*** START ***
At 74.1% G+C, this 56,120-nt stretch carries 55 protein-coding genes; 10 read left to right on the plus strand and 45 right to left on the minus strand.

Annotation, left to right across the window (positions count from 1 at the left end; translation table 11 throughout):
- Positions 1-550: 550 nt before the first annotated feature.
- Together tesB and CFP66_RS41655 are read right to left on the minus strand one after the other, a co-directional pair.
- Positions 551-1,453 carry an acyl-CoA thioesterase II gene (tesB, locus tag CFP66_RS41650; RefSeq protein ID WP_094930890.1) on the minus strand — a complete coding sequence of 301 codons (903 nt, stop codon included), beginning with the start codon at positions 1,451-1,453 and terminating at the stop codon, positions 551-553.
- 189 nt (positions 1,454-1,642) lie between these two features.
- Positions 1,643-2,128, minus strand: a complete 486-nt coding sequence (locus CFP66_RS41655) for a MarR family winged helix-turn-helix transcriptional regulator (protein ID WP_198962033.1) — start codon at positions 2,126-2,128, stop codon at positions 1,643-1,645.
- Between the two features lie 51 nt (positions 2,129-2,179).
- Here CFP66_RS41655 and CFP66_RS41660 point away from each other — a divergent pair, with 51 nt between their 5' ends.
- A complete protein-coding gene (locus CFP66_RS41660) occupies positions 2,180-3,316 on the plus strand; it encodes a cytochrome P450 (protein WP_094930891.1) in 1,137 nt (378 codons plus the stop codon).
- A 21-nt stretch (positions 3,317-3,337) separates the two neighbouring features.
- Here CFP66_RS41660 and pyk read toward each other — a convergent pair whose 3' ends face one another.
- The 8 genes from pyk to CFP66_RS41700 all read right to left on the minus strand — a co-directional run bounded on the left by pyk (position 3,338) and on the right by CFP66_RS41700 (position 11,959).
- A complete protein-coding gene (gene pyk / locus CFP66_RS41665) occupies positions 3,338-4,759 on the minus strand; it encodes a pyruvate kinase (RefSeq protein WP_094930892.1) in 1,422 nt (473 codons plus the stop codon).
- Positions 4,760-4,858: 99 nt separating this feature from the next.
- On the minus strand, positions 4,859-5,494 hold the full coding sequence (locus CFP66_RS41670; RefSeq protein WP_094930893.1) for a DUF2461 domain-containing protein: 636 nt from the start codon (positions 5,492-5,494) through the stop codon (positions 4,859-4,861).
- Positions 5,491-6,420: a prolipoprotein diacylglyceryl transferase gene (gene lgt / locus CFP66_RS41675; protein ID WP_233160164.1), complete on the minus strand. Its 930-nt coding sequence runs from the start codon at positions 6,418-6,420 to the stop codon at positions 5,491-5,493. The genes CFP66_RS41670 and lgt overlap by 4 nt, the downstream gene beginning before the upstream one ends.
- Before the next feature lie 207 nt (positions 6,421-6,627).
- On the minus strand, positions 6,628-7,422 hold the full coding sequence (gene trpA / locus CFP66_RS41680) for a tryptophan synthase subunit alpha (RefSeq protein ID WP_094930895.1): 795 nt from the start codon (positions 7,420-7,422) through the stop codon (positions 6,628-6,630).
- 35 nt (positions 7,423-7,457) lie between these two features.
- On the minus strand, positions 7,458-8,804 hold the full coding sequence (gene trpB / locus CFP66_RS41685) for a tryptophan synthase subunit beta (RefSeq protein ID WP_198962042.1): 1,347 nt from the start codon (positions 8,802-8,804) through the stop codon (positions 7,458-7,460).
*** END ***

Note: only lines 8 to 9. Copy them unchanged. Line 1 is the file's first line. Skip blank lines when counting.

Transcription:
- Between the two features lie 51 nt (positions 2,129-2,179).
- Here CFP66_RS41655 and CFP66_RS41660 point away from each other — a divergent pair, with 51 nt between their 5' ends.